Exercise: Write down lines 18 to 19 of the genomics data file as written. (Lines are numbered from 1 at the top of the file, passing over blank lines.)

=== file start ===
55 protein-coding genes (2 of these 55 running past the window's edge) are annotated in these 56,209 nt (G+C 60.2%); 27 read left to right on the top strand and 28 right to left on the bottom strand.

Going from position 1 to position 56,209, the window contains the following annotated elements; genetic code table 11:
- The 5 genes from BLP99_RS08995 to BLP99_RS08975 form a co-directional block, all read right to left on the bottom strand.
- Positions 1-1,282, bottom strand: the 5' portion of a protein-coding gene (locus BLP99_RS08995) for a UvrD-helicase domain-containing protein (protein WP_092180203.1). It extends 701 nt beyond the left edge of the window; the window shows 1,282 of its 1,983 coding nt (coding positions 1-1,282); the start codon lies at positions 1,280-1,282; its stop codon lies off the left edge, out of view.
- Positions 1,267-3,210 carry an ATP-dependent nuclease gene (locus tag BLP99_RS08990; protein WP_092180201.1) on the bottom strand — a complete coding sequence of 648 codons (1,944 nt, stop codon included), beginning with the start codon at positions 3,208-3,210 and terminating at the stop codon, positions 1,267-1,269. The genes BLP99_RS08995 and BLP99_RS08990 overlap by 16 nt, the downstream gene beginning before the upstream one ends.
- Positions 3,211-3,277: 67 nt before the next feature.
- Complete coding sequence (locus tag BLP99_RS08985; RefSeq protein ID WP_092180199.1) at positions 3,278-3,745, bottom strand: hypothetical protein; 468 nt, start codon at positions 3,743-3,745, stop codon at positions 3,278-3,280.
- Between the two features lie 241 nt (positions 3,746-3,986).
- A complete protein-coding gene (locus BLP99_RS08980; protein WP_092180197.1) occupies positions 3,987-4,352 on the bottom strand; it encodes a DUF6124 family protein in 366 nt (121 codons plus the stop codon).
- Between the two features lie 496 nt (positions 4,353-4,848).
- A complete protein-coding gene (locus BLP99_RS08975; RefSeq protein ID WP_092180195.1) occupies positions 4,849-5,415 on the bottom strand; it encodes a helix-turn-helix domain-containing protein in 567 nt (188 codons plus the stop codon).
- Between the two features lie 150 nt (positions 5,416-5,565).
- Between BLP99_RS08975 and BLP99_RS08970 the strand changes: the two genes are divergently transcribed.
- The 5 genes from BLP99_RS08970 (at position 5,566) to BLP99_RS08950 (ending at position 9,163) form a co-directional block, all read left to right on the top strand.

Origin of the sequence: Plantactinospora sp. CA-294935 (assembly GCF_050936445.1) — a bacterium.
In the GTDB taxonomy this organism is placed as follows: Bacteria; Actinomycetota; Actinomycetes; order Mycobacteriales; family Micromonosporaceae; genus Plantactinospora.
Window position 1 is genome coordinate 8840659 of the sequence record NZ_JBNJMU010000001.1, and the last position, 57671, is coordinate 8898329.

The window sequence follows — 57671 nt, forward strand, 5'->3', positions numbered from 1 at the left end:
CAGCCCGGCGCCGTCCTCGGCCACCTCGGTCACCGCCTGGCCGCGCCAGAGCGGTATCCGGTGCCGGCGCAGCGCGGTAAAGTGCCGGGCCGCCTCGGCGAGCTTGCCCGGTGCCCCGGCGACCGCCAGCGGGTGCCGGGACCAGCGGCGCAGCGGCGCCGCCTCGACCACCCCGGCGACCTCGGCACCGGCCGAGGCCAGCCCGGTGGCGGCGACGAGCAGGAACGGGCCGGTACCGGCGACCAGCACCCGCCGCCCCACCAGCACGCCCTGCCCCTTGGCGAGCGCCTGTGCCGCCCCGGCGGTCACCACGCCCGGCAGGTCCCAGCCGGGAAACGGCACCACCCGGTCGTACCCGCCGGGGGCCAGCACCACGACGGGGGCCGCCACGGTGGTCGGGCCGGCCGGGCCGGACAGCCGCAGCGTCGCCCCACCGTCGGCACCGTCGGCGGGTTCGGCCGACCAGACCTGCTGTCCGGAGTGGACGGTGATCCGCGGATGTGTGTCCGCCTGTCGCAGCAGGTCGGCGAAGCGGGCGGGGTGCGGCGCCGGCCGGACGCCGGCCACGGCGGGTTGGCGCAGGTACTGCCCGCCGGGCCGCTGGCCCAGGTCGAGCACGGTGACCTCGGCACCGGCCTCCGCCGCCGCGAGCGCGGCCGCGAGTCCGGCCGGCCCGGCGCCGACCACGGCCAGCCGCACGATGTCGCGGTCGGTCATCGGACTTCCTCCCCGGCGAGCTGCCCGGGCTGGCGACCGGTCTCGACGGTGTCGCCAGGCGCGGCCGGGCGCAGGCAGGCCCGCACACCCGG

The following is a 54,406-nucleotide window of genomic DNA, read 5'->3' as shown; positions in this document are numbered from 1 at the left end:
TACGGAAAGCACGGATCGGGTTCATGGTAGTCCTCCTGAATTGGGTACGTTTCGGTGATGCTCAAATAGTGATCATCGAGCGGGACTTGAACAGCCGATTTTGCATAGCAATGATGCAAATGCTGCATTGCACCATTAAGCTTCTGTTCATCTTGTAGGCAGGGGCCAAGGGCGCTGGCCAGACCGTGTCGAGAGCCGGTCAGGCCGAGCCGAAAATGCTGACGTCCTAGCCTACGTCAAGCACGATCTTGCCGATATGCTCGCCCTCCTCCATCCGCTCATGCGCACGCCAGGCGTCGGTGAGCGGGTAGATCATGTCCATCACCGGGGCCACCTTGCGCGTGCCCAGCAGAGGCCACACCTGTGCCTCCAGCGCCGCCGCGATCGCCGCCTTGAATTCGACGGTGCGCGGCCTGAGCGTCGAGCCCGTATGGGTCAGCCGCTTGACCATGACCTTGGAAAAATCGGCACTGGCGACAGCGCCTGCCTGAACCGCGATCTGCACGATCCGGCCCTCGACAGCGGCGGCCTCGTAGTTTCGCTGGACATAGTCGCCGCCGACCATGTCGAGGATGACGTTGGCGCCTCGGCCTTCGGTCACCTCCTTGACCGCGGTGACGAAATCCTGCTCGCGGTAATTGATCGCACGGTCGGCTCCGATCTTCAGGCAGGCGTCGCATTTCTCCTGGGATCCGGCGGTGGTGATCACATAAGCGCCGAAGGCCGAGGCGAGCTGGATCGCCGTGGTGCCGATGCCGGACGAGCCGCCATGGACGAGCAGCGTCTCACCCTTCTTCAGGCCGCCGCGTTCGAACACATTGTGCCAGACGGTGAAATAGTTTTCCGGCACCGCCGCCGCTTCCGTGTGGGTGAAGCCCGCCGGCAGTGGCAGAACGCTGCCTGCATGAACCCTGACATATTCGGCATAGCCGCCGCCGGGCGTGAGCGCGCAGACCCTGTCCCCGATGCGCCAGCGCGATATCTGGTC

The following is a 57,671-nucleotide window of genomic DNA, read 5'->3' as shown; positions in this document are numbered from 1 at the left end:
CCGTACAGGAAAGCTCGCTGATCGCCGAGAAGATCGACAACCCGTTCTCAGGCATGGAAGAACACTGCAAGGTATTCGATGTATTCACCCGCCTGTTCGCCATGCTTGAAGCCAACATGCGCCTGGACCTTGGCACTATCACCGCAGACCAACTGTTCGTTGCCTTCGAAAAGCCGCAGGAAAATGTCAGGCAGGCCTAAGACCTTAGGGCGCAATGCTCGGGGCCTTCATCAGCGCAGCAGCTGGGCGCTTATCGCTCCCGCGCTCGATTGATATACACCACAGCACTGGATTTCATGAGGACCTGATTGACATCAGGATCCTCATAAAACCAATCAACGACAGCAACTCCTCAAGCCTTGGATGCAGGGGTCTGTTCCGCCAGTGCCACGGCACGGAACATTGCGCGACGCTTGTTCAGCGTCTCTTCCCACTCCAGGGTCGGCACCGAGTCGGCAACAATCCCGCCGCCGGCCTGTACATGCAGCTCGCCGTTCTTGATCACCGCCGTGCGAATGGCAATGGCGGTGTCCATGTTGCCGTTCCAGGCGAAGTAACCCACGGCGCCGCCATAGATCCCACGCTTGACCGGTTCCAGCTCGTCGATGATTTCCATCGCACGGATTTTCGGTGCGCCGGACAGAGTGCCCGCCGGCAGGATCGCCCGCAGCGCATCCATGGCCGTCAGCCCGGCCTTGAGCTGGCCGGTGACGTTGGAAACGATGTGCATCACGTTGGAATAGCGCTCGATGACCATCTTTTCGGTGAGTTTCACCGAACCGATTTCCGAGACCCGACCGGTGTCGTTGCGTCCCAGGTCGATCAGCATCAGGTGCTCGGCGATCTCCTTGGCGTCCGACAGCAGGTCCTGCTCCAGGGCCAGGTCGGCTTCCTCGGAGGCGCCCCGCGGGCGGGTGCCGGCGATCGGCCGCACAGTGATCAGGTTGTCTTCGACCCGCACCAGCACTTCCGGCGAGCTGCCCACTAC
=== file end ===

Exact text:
The window sequence follows — 57671 nt, forward strand, 5'->3', positions numbered from 1 at the left end:
CAGCCCGGCGCCGTCCTCGGCCACCTCGGTCACCGCCTGGCCGCGCCAGAGCGGTATCCGGTGCCGGCGCAGCGCGGTAAAGTGCCGGGCCGCCTCGGCGAGCTTGCCCGGTGCCCCGGCGACCGCCAGCGGGTGCCGGGACCAGCGGCGCAGCGGCGCCGCCTCGACCACCCCGGCGACCTCGGCACCGGCCGAGGCCAGCCCGGTGGCGGCGACGAGCAGGAACGGGCCGGTACCGGCGACCAGCACCCGCCGCCCCACCAGCACGCCCTGCCCCTTGGCGAGCGCCTGTGCCGCCCCGGCGGTCACCACGCCCGGCAGGTCCCAGCCGGGAAACGGCACCACCCGGTCGTACCCGCCGGGGGCCAGCACCACGACGGGGGCCGCCACGGTGGTCGGGCCGGCCGGGCCGGACAGCCGCAGCGTCGCCCCACCGTCGGCACCGTCGGCGGGTTCGGCCGACCAGACCTGCTGTCCGGAGTGGACGGTGATCCGCGGATGTGTGTCCGCCTGTCGCAGCAGGTCGGCGAAGCGGGCGGGGTGCGGCGCCGGCCGGACGCCGGCCACGGCGGGTTGGCGCAGGTACTGCCCGCCGGGCCGCTGGCCCAGGTCGAGCACGGTGACCTCGGCACCGGCCTCCGCCGCCGCGAGCGCGGCCGCGAGTCCGGCCGGCCCGGCGCCGACCACGGCCAGCCGCACGATGTCGCGGTCGGTCATCGGACTTCCTCCCCGGCGAGCTGCCCGGGCTGGCGACCGGTCTCGACGGTGTCGCCAGGCGCGGCCGGGCGCAGGCAGGCCCGCACACCCGG